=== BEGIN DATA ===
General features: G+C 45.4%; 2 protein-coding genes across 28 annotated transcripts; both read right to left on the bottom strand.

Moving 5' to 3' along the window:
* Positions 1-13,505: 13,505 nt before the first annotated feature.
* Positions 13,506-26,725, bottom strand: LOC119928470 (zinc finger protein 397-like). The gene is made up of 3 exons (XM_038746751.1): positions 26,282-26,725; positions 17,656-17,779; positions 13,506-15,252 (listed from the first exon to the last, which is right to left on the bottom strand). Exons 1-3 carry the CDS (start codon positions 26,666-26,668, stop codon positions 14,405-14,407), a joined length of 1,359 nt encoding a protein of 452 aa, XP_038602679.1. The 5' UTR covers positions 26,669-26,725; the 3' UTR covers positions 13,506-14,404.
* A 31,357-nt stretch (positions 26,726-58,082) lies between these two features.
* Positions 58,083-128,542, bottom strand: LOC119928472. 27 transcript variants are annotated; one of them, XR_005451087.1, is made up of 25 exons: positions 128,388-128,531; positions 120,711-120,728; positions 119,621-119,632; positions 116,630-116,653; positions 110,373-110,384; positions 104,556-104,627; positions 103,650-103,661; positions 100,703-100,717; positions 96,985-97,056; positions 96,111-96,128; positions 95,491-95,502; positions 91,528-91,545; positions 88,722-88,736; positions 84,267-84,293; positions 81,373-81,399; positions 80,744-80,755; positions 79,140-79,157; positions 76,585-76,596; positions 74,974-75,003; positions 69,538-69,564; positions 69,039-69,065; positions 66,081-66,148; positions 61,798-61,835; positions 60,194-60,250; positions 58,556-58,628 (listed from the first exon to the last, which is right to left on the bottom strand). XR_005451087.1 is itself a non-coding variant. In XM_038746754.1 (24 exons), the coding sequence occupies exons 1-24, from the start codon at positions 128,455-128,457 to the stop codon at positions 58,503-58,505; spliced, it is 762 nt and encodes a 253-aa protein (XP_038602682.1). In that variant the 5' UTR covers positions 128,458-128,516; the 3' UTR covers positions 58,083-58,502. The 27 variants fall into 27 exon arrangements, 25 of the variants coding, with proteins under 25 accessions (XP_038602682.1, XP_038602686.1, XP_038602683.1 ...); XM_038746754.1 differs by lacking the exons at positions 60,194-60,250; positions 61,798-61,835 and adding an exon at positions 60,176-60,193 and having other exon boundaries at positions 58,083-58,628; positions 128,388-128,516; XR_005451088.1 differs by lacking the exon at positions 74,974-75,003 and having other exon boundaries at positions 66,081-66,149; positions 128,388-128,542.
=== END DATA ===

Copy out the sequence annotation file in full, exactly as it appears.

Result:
General features: G+C 45.4%; 2 protein-coding genes across 28 annotated transcripts; both read right to left on the bottom strand.

Moving 5' to 3' along the window:
* Positions 1-13,505: 13,505 nt before the first annotated feature.
* Positions 13,506-26,725, bottom strand: LOC119928470 (zinc finger protein 397-like). The gene is made up of 3 exons (XM_038746751.1): positions 26,282-26,725; positions 17,656-17,779; positions 13,506-15,252 (listed from the first exon to the last, which is right to left on the bottom strand). Exons 1-3 carry the CDS (start codon positions 26,666-26,668, stop codon positions 14,405-14,407), a joined length of 1,359 nt encoding a protein of 452 aa, XP_038602679.1. The 5' UTR covers positions 26,669-26,725; the 3' UTR covers positions 13,506-14,404.
* A 31,357-nt stretch (positions 26,726-58,082) lies between these two features.
* Positions 58,083-128,542, bottom strand: LOC119928472. 27 transcript variants are annotated; one of them, XR_005451087.1, is made up of 25 exons: positions 128,388-128,531; positions 120,711-120,728; positions 119,621-119,632; positions 116,630-116,653; positions 110,373-110,384; positions 104,556-104,627; positions 103,650-103,661; positions 100,703-100,717; positions 96,985-97,056; positions 96,111-96,128; positions 95,491-95,502; positions 91,528-91,545; positions 88,722-88,736; positions 84,267-84,293; positions 81,373-81,399; positions 80,744-80,755; positions 79,140-79,157; positions 76,585-76,596; positions 74,974-75,003; positions 69,538-69,564; positions 69,039-69,065; positions 66,081-66,148; positions 61,798-61,835; positions 60,194-60,250; positions 58,556-58,628 (listed from the first exon to the last, which is right to left on the bottom strand). XR_005451087.1 is itself a non-coding variant. In XM_038746754.1 (24 exons), the coding sequence occupies exons 1-24, from the start codon at positions 128,455-128,457 to the stop codon at positions 58,503-58,505; spliced, it is 762 nt and encodes a 253-aa protein (XP_038602682.1). In that variant the 5' UTR covers positions 128,458-128,516; the 3' UTR covers positions 58,083-58,502. The 27 variants fall into 27 exon arrangements, 25 of the variants coding, with proteins under 25 accessions (XP_038602682.1, XP_038602686.1, XP_038602683.1 ...); XM_038746754.1 differs by lacking the exons at positions 60,194-60,250; positions 61,798-61,835 and adding an exon at positions 60,176-60,193 and having other exon boundaries at positions 58,083-58,628; positions 128,388-128,516; XR_005451088.1 differs by lacking the exon at positions 74,974-75,003 and having other exon boundaries at positions 66,081-66,149; positions 128,388-128,542.